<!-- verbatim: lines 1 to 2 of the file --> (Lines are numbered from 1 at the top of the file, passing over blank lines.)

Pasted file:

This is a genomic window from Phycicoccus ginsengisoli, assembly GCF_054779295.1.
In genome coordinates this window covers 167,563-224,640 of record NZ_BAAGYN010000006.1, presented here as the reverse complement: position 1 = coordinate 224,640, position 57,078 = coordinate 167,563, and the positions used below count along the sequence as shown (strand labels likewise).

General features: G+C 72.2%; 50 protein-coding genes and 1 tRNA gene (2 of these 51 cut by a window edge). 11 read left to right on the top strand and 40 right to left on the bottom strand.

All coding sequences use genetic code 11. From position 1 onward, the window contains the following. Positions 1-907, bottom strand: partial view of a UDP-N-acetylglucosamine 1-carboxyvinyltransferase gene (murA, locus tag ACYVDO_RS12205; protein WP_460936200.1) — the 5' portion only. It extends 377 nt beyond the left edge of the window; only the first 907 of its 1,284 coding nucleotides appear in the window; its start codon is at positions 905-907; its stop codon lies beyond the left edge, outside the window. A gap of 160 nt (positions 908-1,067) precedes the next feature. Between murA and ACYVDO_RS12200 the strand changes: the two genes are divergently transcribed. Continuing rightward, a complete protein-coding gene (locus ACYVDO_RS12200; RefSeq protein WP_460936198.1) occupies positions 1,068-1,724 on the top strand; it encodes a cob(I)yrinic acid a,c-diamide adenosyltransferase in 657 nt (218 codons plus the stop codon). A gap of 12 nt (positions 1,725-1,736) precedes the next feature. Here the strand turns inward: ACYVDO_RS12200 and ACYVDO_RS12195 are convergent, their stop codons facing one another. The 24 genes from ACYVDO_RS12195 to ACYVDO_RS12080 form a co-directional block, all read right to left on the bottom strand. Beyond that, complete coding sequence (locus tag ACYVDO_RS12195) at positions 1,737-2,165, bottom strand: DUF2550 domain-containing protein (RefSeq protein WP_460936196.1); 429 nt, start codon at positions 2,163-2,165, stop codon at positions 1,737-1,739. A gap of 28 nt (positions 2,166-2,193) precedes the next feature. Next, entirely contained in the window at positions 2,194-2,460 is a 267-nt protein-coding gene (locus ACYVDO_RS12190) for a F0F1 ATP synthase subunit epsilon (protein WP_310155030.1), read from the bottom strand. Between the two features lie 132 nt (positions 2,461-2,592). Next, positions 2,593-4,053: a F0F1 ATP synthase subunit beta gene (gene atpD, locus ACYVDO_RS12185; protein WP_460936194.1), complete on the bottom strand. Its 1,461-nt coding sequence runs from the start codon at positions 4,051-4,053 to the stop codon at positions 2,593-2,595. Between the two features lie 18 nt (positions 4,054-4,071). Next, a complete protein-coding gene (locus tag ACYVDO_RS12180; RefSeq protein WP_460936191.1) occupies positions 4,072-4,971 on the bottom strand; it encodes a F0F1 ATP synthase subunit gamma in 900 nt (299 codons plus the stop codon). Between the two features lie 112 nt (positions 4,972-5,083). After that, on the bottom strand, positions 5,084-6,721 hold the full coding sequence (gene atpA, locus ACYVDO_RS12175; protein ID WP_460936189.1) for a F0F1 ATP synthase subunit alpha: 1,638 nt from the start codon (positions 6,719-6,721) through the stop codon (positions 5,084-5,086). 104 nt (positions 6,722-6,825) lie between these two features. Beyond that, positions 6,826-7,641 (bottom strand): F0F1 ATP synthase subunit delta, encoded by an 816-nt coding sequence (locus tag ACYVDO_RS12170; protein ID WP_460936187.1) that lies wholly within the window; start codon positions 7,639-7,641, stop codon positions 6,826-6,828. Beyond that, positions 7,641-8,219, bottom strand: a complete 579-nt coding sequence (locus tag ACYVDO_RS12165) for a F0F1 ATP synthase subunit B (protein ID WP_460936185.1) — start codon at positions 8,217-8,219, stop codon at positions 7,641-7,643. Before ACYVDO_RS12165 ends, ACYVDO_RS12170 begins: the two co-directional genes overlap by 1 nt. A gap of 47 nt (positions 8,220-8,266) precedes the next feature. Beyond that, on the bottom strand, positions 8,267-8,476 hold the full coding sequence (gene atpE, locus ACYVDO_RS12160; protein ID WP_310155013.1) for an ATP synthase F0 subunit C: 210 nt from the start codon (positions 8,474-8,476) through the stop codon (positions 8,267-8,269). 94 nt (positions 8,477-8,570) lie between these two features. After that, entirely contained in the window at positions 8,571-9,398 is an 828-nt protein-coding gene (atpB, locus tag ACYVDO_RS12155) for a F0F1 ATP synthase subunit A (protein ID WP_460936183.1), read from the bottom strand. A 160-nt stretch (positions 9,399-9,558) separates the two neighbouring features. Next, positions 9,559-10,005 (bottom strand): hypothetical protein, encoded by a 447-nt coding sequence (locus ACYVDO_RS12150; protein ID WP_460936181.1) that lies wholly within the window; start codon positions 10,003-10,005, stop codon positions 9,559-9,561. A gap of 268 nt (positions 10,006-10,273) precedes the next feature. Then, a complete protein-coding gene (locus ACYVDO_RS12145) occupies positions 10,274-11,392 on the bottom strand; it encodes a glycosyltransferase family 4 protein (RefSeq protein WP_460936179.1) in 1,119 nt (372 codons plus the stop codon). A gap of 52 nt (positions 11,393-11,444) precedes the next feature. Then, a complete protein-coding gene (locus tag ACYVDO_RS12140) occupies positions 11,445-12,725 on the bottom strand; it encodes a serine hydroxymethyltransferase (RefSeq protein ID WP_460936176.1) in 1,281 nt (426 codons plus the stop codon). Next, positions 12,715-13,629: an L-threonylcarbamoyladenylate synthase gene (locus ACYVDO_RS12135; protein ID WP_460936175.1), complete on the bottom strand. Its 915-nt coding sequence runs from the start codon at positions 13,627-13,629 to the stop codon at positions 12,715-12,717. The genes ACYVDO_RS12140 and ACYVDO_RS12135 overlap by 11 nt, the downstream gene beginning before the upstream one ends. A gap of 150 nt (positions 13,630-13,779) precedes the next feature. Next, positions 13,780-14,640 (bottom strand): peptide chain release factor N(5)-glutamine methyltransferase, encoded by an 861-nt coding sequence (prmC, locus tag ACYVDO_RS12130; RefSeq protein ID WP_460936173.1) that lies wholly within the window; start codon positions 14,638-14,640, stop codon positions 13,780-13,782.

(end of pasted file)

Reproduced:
This is a genomic window from Phycicoccus ginsengisoli, assembly GCF_054779295.1.
In genome coordinates this window covers 167,563-224,640 of record NZ_BAAGYN010000006.1, presented here as the reverse complement: position 1 = coordinate 224,640, position 57,078 = coordinate 167,563, and the positions used below count along the sequence as shown (strand labels likewise).